New ‘MasSpec Pen’ Can Detect Malignancies in Seconds
Researchers Developed Surgical Pen that Quickly Detects Malignant Tissue
Researchers at The University of Texas have developed a new diagnostic device, in the form of a surgical “pen,” that supposedly can detect malignant tissue in seconds.1 The device has been developed with the intention of helping surgeons remove malignancies on the first go around, thus reducing the chances of its return. The device is being called the “MasSpec Pen.”
More about MasSpec Pen
When studied, the MasSpec Pen took roughly 10 seconds to analyze a human tissue sample, and provide a diagnosis. The instrument was more than 96 percent accurate. The device was efficient at spotting malignancy at the tissue margins where surgeons had been cutting. This gives a reassuring vote of confidence to the routine concern that many patients express after surgery: “I hope they got it all.”
The lead author of the study and assistant professor at UT at Austin anticipates that this “technology could vastly improve the odds that surgeons really do remove every last trace of cancer during surgery.” This could maximize cancer patient treatment and survival. It also could limit the amount of healthy tissue that is removed, which, especially during facial procedures can be a very significant concern. Lumpectomy within breast tissue is also an area where nerve damage can have painful and long lasting side effects from too much tissue being removed. It’s a conflict between wanting to get all the cancer out, and not wanting to take too much tissue, that until now has been difficult to determine.
MasSpec Pen Differs from Frozen Section Analysis (FSA)
The MasSpec Pen is different from Frozen Section Analysis (FSA), which is the current method of cancer detection used in surgical scenarios. It only takes 10 seconds, compared to the 30 minutes (or more) of FSA. It can be performed during the actual procedure. The pen is placed against the patient’s skin during the procedure, and activated by a foot pedal. The pen releases a small drop of water on the tissue, and then analyzes the molecules that find make their way into the water, through mass spectrometry (actually contained within the device!). The faster time of diagnosis means that the patient is in surgery less time, thus lowering the risk of infection and adverse reaction to anesthesia.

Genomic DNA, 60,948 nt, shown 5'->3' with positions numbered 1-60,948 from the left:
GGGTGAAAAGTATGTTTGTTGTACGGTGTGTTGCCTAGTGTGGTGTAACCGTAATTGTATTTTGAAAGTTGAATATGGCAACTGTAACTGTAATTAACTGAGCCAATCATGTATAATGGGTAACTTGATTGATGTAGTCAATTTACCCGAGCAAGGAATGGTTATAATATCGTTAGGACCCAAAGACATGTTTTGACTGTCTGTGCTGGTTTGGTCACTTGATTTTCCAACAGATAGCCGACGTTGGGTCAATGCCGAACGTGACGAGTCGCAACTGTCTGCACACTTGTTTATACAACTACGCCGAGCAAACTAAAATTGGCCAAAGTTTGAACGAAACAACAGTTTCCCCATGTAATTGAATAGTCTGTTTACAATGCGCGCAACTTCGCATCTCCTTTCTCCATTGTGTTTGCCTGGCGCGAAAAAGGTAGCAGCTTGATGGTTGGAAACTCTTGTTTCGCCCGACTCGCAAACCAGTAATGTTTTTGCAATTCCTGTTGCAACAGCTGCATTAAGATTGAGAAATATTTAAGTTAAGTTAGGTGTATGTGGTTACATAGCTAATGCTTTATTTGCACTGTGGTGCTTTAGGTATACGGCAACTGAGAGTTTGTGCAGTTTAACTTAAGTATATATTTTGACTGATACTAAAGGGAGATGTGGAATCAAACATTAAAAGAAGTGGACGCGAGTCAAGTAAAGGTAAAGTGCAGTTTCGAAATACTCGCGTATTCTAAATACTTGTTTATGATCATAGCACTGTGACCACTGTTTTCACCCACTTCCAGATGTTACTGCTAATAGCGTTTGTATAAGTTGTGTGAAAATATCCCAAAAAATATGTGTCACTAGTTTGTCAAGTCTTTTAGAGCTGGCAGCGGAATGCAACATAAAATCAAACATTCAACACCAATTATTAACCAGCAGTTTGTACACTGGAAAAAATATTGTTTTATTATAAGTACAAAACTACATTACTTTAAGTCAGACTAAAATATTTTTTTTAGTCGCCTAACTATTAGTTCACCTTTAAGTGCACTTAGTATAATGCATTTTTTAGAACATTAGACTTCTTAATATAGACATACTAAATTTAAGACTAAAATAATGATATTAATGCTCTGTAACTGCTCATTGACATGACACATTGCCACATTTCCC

Other Similar Technologies like iKnife
There are other similar technologies, such as iKnife, that is a surgical knife that is able to accurately differentiate cancer and normal breast tissue in real time. It also works with a mass spectrometer that measures the smoke that comes from the tissue being heated as it is cut. The accuracy of this device is also near 96 percent, and could prevent repeated surgeries that between 20 to 30 percent of patients can expect currently.
- Source: Zhang J, Rector J, Li JQ et al. Nondestructive tissue analysis for ex vivo and in vivo cancer diagnosis using a handheld mass spectrometry system. Science Translational Medicine. 2017.
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Node Smith, ND, is a naturopathic physician in Portland, OR and associate editor for NDNR. He has been instrumental in maintaining a firm connection to the philosophy and heritage of naturopathic medicine among the next generation of docs. He helped found the first multi-generational experiential retreat, which brings elders, alumni, and students together for a weekend camp-out where naturopathic medicine and medical philosophy are experienced in nature. Four years ago he helped found the non-profit, Association for Naturopathic ReVitalization (ANR), for which he serves as the board chairman. ANR has a mission to inspire health practitioners to embody the naturopathic principles through experiential education. Node also has a firm belief that the next era of naturopathic medicine will see a resurgence of in-patient facilities which use fasting, earthing, hydrotherapy and homeopathy to bring people back from chronic diseases of modern living; he is involved in numerous conversations and projects to bring about this vision.